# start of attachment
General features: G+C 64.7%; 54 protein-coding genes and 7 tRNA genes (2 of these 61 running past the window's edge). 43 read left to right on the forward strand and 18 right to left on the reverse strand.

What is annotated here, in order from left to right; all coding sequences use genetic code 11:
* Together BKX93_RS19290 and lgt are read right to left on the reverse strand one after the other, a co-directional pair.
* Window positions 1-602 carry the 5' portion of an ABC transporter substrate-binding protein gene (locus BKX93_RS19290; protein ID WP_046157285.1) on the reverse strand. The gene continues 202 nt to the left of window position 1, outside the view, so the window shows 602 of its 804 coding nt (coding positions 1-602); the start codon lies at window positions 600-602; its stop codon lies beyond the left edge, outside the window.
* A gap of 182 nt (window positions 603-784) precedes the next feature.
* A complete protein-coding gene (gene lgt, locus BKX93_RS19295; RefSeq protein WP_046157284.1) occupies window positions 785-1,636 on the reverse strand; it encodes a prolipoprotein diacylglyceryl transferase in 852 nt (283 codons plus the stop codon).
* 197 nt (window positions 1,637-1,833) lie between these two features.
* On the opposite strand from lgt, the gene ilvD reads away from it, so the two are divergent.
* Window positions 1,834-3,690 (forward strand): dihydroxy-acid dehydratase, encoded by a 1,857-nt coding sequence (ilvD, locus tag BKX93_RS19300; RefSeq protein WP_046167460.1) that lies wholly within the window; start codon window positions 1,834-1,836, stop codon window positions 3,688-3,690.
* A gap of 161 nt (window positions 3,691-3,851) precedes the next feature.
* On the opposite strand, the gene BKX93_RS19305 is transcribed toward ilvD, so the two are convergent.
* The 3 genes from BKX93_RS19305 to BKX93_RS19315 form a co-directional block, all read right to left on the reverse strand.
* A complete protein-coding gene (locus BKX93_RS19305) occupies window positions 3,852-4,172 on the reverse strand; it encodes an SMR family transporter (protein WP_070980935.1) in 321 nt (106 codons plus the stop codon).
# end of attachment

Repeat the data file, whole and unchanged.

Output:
General features: G+C 64.7%; 54 protein-coding genes and 7 tRNA genes (2 of these 61 running past the window's edge). 43 read left to right on the forward strand and 18 right to left on the reverse strand.

What is annotated here, in order from left to right; all coding sequences use genetic code 11:
* Together BKX93_RS19290 and lgt are read right to left on the reverse strand one after the other, a co-directional pair.
* Window positions 1-602 carry the 5' portion of an ABC transporter substrate-binding protein gene (locus BKX93_RS19290; protein ID WP_046157285.1) on the reverse strand. The gene continues 202 nt to the left of window position 1, outside the view, so the window shows 602 of its 804 coding nt (coding positions 1-602); the start codon lies at window positions 600-602; its stop codon lies beyond the left edge, outside the window.
* A gap of 182 nt (window positions 603-784) precedes the next feature.
* A complete protein-coding gene (gene lgt, locus BKX93_RS19295; RefSeq protein WP_046157284.1) occupies window positions 785-1,636 on the reverse strand; it encodes a prolipoprotein diacylglyceryl transferase in 852 nt (283 codons plus the stop codon).
* 197 nt (window positions 1,637-1,833) lie between these two features.
* On the opposite strand from lgt, the gene ilvD reads away from it, so the two are divergent.
* Window positions 1,834-3,690 (forward strand): dihydroxy-acid dehydratase, encoded by a 1,857-nt coding sequence (ilvD, locus tag BKX93_RS19300; RefSeq protein WP_046167460.1) that lies wholly within the window; start codon window positions 1,834-1,836, stop codon window positions 3,688-3,690.
* A gap of 161 nt (window positions 3,691-3,851) precedes the next feature.
* On the opposite strand, the gene BKX93_RS19305 is transcribed toward ilvD, so the two are convergent.
* The 3 genes from BKX93_RS19305 to BKX93_RS19315 form a co-directional block, all read right to left on the reverse strand.
* A complete protein-coding gene (locus BKX93_RS19305) occupies window positions 3,852-4,172 on the reverse strand; it encodes an SMR family transporter (protein WP_070980935.1) in 321 nt (106 codons plus the stop codon).